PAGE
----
The Republican-controlled Congress has so far proven powerless to slow, much less to stop, President Obama’s climate agenda. But all is not yet lost. Congress, in fact, holds the trump card. Money.
As part of the 2009 UN agreement reached in Copenhagen, rich countries agreed to establish and contribute to the Green Climate Fund (GCF). Beginning in 2020, the GCF is supposed to distribute $100 billion per year to poor countries under the guise of funding various emissions reduction initiatives and compensation for climate-related damages.
The practical purpose of the GCF is as a means for the Obama administration and Western European nations to purchase the support of poor countries for a climate treaty, thereby making one appear to be global in scope. Otherwise, poor nations have no reason to sign on to an agreement that can only limit their access to the affordable energy necessary for economic development.
But with five months to go until the Paris climate meeting, the GCF is looking like a bust.
Far from its goal of being able to distribute $100 billion per year, rich country pledges to the GCF so far amount to a paltry $10 billion. Worse, actual signed agreements to fund the GCF only amount to $5.47 billion as of the end of May. So the GCF is about 95 percent short of its 2020 goal of $100 billion, not to mention 100 percent short of the $100 billion that would be needed every year thereafter.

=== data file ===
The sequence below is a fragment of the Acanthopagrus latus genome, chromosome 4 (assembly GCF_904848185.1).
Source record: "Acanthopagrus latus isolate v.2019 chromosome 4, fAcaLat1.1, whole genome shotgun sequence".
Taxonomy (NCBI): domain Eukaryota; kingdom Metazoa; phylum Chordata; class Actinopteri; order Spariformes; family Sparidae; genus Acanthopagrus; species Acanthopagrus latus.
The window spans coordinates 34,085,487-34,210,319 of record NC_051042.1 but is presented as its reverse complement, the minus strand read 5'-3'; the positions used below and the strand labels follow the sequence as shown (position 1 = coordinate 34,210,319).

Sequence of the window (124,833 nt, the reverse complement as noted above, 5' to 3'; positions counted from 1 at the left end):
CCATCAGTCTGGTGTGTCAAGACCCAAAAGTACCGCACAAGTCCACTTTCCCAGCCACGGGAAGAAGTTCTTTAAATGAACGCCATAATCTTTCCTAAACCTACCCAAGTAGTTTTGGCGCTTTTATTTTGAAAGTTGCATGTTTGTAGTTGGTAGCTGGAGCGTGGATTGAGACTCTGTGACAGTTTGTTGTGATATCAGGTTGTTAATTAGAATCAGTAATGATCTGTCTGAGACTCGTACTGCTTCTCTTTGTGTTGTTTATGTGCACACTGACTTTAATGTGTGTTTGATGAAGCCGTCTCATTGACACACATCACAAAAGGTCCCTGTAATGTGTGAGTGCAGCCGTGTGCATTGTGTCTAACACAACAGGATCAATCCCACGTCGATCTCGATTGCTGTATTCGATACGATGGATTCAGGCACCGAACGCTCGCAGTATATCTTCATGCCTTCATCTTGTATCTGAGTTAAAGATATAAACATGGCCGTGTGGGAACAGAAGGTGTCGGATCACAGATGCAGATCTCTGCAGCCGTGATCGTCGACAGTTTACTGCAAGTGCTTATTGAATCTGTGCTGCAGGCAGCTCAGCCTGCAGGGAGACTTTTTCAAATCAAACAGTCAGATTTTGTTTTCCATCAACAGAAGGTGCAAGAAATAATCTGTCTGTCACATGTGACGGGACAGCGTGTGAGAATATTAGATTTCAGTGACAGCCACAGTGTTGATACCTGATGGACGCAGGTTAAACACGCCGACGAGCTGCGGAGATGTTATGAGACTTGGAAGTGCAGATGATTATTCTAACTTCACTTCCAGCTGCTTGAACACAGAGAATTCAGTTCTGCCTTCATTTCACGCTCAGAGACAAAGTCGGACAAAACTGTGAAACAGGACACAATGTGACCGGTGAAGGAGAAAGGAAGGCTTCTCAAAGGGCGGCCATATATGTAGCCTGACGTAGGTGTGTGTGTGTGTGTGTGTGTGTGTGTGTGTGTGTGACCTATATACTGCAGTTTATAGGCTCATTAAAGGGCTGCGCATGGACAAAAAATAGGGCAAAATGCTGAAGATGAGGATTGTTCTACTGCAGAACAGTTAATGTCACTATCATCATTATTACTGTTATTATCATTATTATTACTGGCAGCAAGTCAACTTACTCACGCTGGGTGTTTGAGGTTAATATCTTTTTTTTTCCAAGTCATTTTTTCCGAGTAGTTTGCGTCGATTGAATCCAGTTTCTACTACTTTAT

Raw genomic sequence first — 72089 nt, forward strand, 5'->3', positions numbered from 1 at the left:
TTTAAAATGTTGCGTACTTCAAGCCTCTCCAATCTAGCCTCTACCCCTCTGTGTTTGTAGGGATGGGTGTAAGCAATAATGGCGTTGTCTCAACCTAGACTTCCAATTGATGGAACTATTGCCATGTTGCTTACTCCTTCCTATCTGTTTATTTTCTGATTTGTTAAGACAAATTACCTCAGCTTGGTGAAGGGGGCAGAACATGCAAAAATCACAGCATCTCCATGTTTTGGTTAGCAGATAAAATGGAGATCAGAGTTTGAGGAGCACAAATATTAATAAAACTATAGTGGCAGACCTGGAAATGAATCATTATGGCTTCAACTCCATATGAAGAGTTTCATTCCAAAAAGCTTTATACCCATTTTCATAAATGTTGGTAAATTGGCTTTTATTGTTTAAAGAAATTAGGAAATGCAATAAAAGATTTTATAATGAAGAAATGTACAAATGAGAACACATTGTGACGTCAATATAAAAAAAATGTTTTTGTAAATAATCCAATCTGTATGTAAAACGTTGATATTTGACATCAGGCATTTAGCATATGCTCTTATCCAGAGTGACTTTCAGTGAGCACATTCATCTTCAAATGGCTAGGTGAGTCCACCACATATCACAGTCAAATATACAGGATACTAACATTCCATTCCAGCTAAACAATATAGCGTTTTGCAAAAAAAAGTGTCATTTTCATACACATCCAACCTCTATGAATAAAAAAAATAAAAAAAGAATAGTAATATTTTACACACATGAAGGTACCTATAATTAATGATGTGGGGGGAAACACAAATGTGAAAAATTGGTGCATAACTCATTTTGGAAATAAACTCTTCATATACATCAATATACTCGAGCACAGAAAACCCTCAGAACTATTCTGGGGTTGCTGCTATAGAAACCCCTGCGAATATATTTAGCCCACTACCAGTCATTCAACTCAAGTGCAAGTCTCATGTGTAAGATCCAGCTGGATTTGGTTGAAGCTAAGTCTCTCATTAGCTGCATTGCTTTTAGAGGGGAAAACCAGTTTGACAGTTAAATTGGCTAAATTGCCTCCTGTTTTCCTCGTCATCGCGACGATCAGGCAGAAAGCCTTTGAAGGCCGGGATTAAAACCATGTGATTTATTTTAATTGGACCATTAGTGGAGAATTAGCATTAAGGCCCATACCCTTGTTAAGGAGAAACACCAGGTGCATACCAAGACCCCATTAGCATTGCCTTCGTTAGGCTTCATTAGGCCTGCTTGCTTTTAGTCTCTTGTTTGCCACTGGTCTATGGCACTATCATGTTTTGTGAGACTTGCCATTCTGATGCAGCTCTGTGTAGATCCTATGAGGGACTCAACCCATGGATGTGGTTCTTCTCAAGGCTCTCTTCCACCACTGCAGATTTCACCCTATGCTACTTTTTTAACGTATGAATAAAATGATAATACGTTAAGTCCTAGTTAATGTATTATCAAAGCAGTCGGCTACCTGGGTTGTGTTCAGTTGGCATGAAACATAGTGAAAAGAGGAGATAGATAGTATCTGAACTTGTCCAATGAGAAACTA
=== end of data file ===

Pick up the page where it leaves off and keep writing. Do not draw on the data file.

Not only are poor countries getting anxious about not getting their any climate payola, the Indian environment secretary said last week that the $100 billion-per-year figure is insufficient to solve the climate change problem.
Though the Obama administration originally pledged $3 billion to the GCF, it only mustered the courage to ask Congress for $500 million in its 2016 budget proposal and even that is in trouble.
Earlier this month, Senate Democrats were able to stop a rider in the State department appropriates bill that would have required Congressional authorization of U.S. contributions to the GCF. Republicans Susan Collins (Maine) and Mark Kirk (Illinois) joined with Committee Democrats in a 16-14 vote against the rider.
Despite that setback, Sen. Jim Inhofe (R-OK) has also stated that he would “do everything in my power to prevent $3 billion in taxpayer dollars from going to the Green Climate Fund, where the money will be spent by unelected U.N. bureaucrats to dictate U.S. policy and hinder developing countries’ ability to aggressively address the economics of poverty.” Senate Majority Leader Mitch McConnell is also hostile to the GCF. The House appropriations bill contains a provision similar to the Senate’s, which is likely to survive House passage.
India is partially correct that $100 billion is not enough to stop climate change. There is, in fact, no amount of money that can stop climate change. Last week’s State of the Climate Report 2014 by the American Meteorological Society stated, for example, that ocean warming will continue for centuries regardless of emissions.
In the end, the GCF is about bribing poor countries into signing the climate treaty for the sake of the appearance. The bribes will not help the climate, and, instead, will just fuel more UN and foreign government corruption — as the infamous UN oil-for-food program did during the Clinton administration.
While Congressional Republicans haven’t had the political will to stop the Obama EPA’s climate rules, barring U.S. participation in the GCF should be a lay-up.
Steve Milloy publishes JunkScience.com (@JunkScience).